Preview a Demo Issue of Oil and Gas Eurasia

Sign up for a 12 month subscription to Oil&Gas Eurasia and receive our quarterly Eurasia Offshore for FREE.

Sign up for a 12 month subscription to Oil&Gas Eurasia
and receive our quarterly Eurasia Offshore for FREE.

Preview a Demo Issue of Oil and Gas Eurasia
May 12, 2008
Advanced Search



Forgot your password?
Register now

Home / Issue Archive / 2006 / December #12 / Scientific Projects Give Drilling Practice a New Dimension

№ 12 (December 2006)

Scientific Projects Give Drilling Practice a New Dimension

The successful development of vocational training for industry specialists and the effective work of scientific and research organizations in the former Soviet Union have created a comprehensive engineering knowledge base for drilling technology developing.

By Yakov Gelfgat, Mikhail Gelfgat

The industry saw the successful development and application of various new technologies, such as the hydraulic and electric downhole motors, directional and clustered well drilling, underbalanced drilling, deep wells construction etc. These developments accumulated during several decades, and hundreds of inventions represented a significant asset of drilling science. Unfortunately, some of that knowledge has never found its way into the industry despite its great potential.

Construction of superdeep wells for scientific purposes was one of the remarkable projects that significantly affected drilling industry in the FSU and provided unique operational experience.

The continental scientific drilling program realized in the FSU provided the unique chance to develop advanced drilling techniques.

The overall scientific and technical program for investigation of the deep crust structure by the superdeep borehole drilling for scientific purposes was developed in the USSR in 1965.

This program was in many senses a unique long-term large scale field experiment (Fig. 1). The only way to finance such a program was a centralized economical system and budget financing applied by the USSR Ministry of Geology and supported by the State Planning Committee (Gosplan) and the State Committee on Science and Technology (GKNT). The GKNT was actually the organization with responsibility for coordinating and managing many projects within the general program targets, including site survey, equipment manufacturing, drilling technologies development, and operations itself. Thanks to these programs, the research institutes, production plants, and drilling enterprises received proper financing to execute projects.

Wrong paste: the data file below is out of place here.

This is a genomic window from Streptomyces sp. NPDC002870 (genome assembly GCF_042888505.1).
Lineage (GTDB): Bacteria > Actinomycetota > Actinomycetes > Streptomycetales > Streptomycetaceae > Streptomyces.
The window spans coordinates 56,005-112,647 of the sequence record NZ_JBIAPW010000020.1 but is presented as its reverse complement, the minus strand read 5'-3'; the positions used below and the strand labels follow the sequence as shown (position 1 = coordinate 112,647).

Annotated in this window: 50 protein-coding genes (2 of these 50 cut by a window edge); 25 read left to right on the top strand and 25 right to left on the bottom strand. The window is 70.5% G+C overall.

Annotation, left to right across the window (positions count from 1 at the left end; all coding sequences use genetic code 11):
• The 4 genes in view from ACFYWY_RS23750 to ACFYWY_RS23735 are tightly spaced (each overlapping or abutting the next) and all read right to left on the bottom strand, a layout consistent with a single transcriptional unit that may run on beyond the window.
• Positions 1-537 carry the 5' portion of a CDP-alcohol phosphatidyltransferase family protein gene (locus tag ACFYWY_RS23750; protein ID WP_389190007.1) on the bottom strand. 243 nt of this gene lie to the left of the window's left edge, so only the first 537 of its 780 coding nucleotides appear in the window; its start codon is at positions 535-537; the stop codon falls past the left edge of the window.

The world record of borehole depth was set during this program implementation - 12,262 m was reached by Kola SG-3 superdeep borehole. The 9 5/8-in. casing string was run to the depth of 8,770 m in the same borehole. The 80 percent of drillstring was composed of 147-mm diameter aluminum drill pipes. Three different aluminum alloys were used for pipes manufacturing: high temperature AK4T1 for the bottomhole section, D16T for the middle section, and high strength 1953T1 for the upper section of the drillstring. The rig capacity amounted to 4,000 kN.

Several other superdeep boreholes (5-9 km depth) were constructed in crystalline and sedimentary rocks.

The Krivoy Rog SG-8 drilling was of the greatest interest from both technological and engineering viewpoints. The borehole was spud in September 1984 by a standard Uralmash-4E rig with hook-load capacity 2,000 kN. After running the 720 mm surface casing down to 70 m, the drilling for conductor was carried out with the rotary-turbine drill RTB-640, utilizing two 195-mm turbines and 295-mm diameter drill bits. A 508 mm conductor was set up at the depth of 848 m.

The 215.9 mm diameter borehole with continuous coring operations has been drilled further. The borehole had a pronounced tendency to deviate due to penetrating extremely hard rock layers with big dip angle. The naturally curved borehole was drilled down to 3,460 m, where the inclination exceeded 30°. The technology of drilling without pulling out the drill pipes (DWPP) was tested in this borehole including retractable drill bits and reamers.

The new borehole was sidetracked at the depth of 950 m and drilled to the depth of 2,808 m with the use of the RTB-480M, equipped with 195-mm turbine and 215.9-mm drill bits. In March 1989, the 426 mm diameter casing string was set up. Borehole was continued with the RTB-394 down to the depth of 3,241 followed by 240-mm turbine with 295-mm drill bit.

The most serious problem in SG-8 borehole was tectonically unstable zones. The penetration of complicated intervals was significantly time consuming in terms of cleaning cavernous zones and its temporary cementing. The additional efforts required to prevent the borehole deviation. The inclination angle in the main borehole was kept within the range of 4-6°.

Due to financial problems, the Krivoy Rog SG-8 drilling was terminated in 1993 at the depth of 5,432 m. Overall 85 percent of the studied geological section was cored with 64 percent average core recovery.

A scientific program for investigation of the deep crust structure by the superdeep borehole drilling was of great benefit to geological science; besides, the following techniques were successfully and extensively field-tested: